How do we really know Jesus Christ founded a specific Church?
In the second video in the How do we really know? series, I examine the evidence for Christ’s specific foundation of the Catholic Church, exploring the expectations of the Jews, the connections in Our Lord’s teachings with the idea of a church, the evidence for the actual foundation of the Church, and for the Divine character of the Church in history.
As usual, additional print resources which provide further information are listed below. In addition to these, I highly recommend that anyone in doubt about Christ’s foundation of the Catholic Church read two major works by Blessed (soon to be canonized) John Henry Newman, his Essay on the Development of Christian Doctrine (the book he was working on as an Anglican which brought him to his conversion to Catholicism) and his Apologia Pro Vita Sua (in which he explains his life and conversion). This issue was at the heart of Newman’s concerns, and he made immeasurable contributions to understanding it through his exemplary scholarship, impeccable logic, and wonderful prose.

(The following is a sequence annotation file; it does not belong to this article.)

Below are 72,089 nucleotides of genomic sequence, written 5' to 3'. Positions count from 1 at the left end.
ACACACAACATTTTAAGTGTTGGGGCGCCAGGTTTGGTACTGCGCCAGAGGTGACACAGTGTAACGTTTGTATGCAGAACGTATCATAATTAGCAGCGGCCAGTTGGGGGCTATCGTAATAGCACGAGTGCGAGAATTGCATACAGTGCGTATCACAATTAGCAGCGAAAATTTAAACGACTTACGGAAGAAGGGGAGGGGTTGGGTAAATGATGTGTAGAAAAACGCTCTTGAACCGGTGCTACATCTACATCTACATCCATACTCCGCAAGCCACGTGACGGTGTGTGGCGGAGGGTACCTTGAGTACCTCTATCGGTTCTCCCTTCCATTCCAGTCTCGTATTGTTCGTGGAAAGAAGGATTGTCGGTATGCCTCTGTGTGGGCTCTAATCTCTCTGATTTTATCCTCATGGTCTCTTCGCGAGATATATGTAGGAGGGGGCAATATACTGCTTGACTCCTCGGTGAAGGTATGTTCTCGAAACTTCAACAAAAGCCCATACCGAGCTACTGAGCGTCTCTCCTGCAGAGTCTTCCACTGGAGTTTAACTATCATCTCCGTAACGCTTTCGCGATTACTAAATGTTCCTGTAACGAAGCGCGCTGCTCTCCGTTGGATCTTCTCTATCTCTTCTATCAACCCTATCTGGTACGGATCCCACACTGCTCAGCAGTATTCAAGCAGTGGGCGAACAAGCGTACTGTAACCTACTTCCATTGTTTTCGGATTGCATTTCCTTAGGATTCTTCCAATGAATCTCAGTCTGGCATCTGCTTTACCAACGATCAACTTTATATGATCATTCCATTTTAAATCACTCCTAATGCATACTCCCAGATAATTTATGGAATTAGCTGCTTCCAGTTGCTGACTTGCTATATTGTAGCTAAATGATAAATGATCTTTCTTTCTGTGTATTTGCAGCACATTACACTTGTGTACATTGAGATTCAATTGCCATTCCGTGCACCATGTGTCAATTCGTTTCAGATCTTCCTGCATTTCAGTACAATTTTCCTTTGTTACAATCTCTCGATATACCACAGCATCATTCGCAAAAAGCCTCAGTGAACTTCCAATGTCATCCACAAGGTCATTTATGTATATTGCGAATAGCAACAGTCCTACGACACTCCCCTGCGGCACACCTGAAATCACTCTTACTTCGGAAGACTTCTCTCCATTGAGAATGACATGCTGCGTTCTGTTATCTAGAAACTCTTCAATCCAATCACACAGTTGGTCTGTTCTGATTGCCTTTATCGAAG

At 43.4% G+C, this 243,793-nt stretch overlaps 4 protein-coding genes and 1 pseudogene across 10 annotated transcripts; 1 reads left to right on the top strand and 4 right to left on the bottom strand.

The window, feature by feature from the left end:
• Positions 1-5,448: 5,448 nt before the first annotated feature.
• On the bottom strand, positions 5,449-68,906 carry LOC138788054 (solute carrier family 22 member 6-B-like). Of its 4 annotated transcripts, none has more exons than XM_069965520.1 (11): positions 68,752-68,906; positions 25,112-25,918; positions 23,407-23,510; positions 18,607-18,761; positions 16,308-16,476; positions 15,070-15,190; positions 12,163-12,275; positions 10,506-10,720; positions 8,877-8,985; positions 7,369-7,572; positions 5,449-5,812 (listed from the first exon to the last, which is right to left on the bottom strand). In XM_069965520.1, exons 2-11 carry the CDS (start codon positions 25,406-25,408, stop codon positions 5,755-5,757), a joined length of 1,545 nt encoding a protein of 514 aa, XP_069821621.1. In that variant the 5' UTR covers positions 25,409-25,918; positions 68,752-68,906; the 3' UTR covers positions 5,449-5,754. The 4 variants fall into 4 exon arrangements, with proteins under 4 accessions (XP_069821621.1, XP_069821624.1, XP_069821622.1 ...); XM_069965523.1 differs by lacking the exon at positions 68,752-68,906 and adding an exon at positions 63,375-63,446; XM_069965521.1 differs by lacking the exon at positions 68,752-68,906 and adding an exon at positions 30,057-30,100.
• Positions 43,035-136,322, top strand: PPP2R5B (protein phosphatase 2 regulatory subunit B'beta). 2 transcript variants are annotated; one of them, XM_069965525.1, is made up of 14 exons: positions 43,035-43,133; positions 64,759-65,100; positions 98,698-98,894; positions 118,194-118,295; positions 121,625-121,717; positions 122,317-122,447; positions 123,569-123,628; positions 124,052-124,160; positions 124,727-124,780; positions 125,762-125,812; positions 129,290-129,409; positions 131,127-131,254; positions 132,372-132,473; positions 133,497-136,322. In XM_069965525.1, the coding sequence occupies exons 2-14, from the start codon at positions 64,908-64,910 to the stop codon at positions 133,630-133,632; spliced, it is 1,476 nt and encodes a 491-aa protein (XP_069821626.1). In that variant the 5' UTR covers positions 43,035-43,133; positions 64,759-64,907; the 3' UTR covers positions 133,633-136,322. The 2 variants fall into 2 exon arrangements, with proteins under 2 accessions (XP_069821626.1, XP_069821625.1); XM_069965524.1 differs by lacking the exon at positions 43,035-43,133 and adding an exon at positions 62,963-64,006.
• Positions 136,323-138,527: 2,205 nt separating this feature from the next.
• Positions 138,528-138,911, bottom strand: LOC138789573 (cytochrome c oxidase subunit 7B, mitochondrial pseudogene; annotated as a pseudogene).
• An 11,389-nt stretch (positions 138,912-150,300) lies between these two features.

If you prefer audio only, you will find it here.
One minor clarification: In the video I refer to Arianism as the idea that God somehow adopted a son who was not Divine. This could lead viewers to confuse Arianism with Adoptionism, which held that God adopted a particular human person as His son. Arians believed that the Father created a special being to be His son. Both heresies, therefore, denied the Divinity of Christ.
Previous in series: How do we really know Jesus Christ rose from the dead?
Next in series: How do we really know that the pope has Christ’s authority in the Church?
- The Foundation and Identity of the Church (Jeff Mirus)
- The Prescription Against Heretics (Tertullian, ca. 200 AD)
- The Divine Character of the Church in History (Warren H. Carroll)
- Catholic Apologetics Today: Answers to Modern Critics (Fr. William G. Most)
- Against Heresies, Book IV (St. Irenaeus of Lyons, late 2nd century)
- The Rock of the New Testament (P. Milward, SJ, 1963)
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